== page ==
What has the higher ed adviser been up to?

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Just about everyone who works in a white-collar job that carries some authority or responsibility leaves behind a lengthy trail that demonstrates what they’ve done with their days – email messages sent and received, appointments and obligations jotted down in day planners, phone calls made, and, in the end, usually something tangible to show for their exertions.


That has not been the case, however, with Ron Tomalis, Pennsylvania’s former education secretary and, more recently, a special adviser on higher education to Gov. Tom Corbett. Though Tomalis is continuing to draw a $139,000 annual salary, the same amount as when he was in Corbett’s cabinet, the Pittsburgh Post-Gazette did some spadework a couple of weeks ago and found little evidence that Tomalis has accomplished much of anything since starting in the role one year ago.


After combing through records obtained through the state’s Right-to-Know Law, the newspaper found that there were long stretches where Tomalis had no appointments on his calendar. In the course of a whole year, he sent only seven email messages in his capacity as higher education adviser, two of which the Post-Gazette were not allowed to see. Of the remaining five, two of them involved registering for a conference. He averaged only about one phone call per day, and many of those lasted two minutes or less.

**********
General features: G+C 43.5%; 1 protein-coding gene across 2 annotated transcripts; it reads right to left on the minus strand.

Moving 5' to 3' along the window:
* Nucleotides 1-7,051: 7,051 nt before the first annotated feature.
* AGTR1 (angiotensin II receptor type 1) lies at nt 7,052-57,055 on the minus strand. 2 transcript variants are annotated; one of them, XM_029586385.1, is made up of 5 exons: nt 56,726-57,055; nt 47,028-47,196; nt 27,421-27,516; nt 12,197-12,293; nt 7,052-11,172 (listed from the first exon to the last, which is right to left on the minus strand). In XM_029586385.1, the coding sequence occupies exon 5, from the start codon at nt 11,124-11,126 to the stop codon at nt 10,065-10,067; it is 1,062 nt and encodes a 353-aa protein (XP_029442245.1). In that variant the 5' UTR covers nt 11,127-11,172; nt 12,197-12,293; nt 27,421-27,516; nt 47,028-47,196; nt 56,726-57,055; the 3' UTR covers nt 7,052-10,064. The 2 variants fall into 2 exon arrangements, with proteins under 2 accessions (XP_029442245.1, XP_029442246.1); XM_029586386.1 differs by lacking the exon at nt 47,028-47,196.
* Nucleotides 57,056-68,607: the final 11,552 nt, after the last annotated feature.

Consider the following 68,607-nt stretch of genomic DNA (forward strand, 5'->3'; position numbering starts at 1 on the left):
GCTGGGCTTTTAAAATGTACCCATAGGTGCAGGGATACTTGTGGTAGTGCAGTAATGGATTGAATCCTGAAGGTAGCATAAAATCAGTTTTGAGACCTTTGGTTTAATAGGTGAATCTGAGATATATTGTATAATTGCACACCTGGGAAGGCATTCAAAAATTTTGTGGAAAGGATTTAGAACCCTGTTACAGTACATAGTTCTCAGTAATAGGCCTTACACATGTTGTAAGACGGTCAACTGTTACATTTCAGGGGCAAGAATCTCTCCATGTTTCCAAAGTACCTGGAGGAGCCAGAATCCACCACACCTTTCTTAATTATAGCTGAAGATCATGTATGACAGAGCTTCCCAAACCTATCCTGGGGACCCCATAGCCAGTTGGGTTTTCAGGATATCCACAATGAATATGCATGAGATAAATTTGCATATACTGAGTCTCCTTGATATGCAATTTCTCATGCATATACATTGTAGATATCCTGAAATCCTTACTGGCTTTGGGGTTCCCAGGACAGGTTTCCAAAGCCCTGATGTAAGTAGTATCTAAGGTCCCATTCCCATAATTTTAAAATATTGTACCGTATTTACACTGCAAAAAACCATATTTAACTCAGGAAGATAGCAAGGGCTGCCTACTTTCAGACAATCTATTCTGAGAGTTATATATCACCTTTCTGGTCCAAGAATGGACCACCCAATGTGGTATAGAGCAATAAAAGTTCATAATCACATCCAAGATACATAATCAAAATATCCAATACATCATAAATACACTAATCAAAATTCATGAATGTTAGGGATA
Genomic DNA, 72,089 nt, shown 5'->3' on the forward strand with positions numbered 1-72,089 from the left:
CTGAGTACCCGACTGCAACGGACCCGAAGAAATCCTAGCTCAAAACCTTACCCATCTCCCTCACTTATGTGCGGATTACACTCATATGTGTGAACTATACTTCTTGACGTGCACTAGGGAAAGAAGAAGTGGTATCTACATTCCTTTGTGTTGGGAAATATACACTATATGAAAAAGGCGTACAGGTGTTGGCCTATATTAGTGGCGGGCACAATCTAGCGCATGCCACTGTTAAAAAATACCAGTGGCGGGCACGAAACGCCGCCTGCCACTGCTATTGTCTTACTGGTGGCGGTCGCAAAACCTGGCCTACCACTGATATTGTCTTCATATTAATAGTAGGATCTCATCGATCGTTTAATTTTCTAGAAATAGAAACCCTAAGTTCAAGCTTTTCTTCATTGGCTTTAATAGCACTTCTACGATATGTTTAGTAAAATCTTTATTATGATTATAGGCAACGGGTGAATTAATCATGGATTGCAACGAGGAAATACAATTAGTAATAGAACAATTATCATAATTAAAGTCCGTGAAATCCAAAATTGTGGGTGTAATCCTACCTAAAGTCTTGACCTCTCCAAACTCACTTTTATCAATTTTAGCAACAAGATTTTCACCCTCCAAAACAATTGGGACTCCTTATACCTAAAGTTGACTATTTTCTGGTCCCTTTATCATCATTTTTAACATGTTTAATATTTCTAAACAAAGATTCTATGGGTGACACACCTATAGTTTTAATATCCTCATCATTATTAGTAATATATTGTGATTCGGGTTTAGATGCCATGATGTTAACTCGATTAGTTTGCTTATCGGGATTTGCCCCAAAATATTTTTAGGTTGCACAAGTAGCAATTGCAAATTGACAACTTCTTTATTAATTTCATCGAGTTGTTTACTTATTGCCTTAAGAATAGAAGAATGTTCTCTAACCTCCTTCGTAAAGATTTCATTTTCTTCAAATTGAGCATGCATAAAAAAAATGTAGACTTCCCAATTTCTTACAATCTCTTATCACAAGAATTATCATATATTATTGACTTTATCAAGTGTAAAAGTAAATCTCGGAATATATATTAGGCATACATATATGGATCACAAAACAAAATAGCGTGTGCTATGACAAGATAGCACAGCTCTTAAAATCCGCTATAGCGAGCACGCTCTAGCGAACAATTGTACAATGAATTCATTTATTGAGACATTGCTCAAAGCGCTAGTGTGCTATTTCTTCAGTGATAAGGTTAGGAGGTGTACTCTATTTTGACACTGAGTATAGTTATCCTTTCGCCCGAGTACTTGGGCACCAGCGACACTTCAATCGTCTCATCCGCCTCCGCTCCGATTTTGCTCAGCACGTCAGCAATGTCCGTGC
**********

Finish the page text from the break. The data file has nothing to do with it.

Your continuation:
Perhaps most puzzling was the fact that officials from Penn State University and the University of Pittsburgh, two of the largest schools in the commonwealth, have had no contact with Tomalis since he became Corbett’s higher education adviser, and neither have key legislators in Harrisburg who deal directly with the state’s colleges and universities. Nor has Tomalis asked for any travel reimbursement for any jaunts he has taken. If your bailiwick includes the state’s colleges and universities, you’d think showing your face at these institutions every once in a while would enhance your understanding of them.


There was no job description drawn up before Tomalis landed in the advisory post, and Acting Education Secretary Carol Dumaresq explained some additional duties related to primary and secondary education had fallen into Tomalis’ lap. But shouldn’t the state Education Department, and the governor himself, be able to point to something Tomalis has done to justify his salary, particularly at a juncture when education budgets have been pared and tuition and property taxes keep creeping skyward?


Things became even more “passing strange,” to use Shakespeare’s terminology, when the news broke that a nameplate bearing Tomalis’ name was only added to his office door a couple of days after the Post-Gazette story. He may or may not frequently haunt the building’s halls, but Corbett denied Tomalis was a “ghost employee.” To determine whether or not that label is appropriate, an investigation should be undertaken to determine precisely how Tomalis has spent the last year.


Also, if Corbett is elected to a second term, or his successor decides to keep a higher education adviser on the payroll, a job description should be drawn up, outlining in precise terms the duties of this individual and the expectations they must meet.


Of course, if stories like these keep blowing up, it seems likely that Tomalis will be out of a job come January. And so will his boss.


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